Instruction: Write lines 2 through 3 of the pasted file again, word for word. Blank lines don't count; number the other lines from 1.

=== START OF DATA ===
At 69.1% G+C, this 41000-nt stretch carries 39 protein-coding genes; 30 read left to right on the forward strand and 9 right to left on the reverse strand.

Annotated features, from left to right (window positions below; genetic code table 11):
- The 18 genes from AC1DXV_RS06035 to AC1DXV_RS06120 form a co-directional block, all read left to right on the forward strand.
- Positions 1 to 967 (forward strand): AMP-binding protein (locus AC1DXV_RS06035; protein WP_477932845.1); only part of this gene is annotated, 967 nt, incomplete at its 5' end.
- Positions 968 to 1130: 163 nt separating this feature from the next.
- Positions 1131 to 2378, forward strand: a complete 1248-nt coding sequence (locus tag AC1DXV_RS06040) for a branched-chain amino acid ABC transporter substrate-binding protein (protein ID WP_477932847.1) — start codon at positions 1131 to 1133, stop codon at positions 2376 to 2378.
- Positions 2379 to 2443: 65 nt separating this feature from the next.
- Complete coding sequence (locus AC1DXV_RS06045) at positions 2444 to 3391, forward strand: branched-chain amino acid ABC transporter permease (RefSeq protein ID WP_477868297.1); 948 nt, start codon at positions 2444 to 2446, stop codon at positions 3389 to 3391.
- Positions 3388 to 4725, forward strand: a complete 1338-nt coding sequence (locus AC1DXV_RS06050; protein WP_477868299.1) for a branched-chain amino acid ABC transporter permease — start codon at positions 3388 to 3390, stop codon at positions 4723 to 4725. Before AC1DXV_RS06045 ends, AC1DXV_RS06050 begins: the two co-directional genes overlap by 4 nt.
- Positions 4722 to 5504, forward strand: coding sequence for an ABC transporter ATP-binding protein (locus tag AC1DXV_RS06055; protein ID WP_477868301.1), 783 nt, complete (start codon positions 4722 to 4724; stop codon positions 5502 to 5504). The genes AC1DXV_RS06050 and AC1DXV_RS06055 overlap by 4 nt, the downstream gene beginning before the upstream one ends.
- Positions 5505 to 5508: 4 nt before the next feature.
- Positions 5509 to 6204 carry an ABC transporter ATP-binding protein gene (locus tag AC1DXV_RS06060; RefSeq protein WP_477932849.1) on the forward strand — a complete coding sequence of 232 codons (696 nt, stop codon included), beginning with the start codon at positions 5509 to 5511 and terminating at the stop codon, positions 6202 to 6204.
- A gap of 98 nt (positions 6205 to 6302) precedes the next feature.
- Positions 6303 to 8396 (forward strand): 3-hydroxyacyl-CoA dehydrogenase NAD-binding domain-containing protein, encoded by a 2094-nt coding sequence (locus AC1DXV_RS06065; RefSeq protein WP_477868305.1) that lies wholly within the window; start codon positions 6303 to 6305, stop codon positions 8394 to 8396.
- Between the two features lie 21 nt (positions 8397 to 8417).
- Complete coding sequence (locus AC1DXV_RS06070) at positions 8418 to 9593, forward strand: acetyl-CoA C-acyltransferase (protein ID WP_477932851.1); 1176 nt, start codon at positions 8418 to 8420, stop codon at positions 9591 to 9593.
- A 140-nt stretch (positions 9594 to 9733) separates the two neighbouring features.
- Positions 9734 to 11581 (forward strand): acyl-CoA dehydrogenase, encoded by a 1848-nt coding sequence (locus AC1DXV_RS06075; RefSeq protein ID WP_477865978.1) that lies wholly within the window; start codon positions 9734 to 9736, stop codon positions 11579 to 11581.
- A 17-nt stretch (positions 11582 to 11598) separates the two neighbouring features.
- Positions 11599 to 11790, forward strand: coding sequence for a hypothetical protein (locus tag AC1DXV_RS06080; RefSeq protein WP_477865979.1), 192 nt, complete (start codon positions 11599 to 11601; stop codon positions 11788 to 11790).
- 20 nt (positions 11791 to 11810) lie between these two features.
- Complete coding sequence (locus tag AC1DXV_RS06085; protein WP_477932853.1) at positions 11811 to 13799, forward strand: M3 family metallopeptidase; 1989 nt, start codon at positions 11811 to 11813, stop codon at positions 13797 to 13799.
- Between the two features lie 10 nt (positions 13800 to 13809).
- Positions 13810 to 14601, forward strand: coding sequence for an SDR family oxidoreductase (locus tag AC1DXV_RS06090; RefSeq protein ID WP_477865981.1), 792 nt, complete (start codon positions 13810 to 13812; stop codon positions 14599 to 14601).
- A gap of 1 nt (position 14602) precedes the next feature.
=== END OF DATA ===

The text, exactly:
Annotated features, from left to right (window positions below; genetic code table 11):
- The 18 genes from AC1DXV_RS06035 to AC1DXV_RS06120 form a co-directional block, all read left to right on the forward strand.